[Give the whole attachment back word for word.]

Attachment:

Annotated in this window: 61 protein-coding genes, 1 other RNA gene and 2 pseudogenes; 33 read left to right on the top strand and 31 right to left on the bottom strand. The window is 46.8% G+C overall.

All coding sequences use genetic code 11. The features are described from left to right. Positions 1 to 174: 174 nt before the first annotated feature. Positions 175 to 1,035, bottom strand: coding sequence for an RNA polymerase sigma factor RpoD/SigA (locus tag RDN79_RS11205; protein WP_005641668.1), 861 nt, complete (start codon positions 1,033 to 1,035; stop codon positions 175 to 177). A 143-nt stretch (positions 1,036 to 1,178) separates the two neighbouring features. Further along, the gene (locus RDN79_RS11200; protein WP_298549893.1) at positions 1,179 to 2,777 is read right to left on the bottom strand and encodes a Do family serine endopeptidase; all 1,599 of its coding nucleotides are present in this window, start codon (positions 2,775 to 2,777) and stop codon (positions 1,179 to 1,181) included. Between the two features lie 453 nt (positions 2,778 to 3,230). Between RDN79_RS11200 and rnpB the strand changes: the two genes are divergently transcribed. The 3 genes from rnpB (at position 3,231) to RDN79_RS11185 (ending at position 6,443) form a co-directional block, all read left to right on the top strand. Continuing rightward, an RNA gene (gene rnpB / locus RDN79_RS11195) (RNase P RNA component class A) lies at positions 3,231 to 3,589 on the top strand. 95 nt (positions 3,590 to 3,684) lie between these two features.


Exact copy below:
Annotated in this window: 61 protein-coding genes, 1 other RNA gene and 2 pseudogenes; 33 read left to right on the top strand and 31 right to left on the bottom strand. The window is 46.8% G+C overall.

All coding sequences use genetic code 11. The features are described from left to right. Positions 1 to 174: 174 nt before the first annotated feature. Positions 175 to 1,035, bottom strand: coding sequence for an RNA polymerase sigma factor RpoD/SigA (locus tag RDN79_RS11205; protein WP_005641668.1), 861 nt, complete (start codon positions 1,033 to 1,035; stop codon positions 175 to 177). A 143-nt stretch (positions 1,036 to 1,178) separates the two neighbouring features. Further along, the gene (locus RDN79_RS11200; protein WP_298549893.1) at positions 1,179 to 2,777 is read right to left on the bottom strand and encodes a Do family serine endopeptidase; all 1,599 of its coding nucleotides are present in this window, start codon (positions 2,775 to 2,777) and stop codon (positions 1,179 to 1,181) included. Between the two features lie 453 nt (positions 2,778 to 3,230). Between RDN79_RS11200 and rnpB the strand changes: the two genes are divergently transcribed. The 3 genes from rnpB (at position 3,231) to RDN79_RS11185 (ending at position 6,443) form a co-directional block, all read left to right on the top strand. Continuing rightward, an RNA gene (gene rnpB / locus RDN79_RS11195) (RNase P RNA component class A) lies at positions 3,231 to 3,589 on the top strand. 95 nt (positions 3,590 to 3,684) lie between these two features.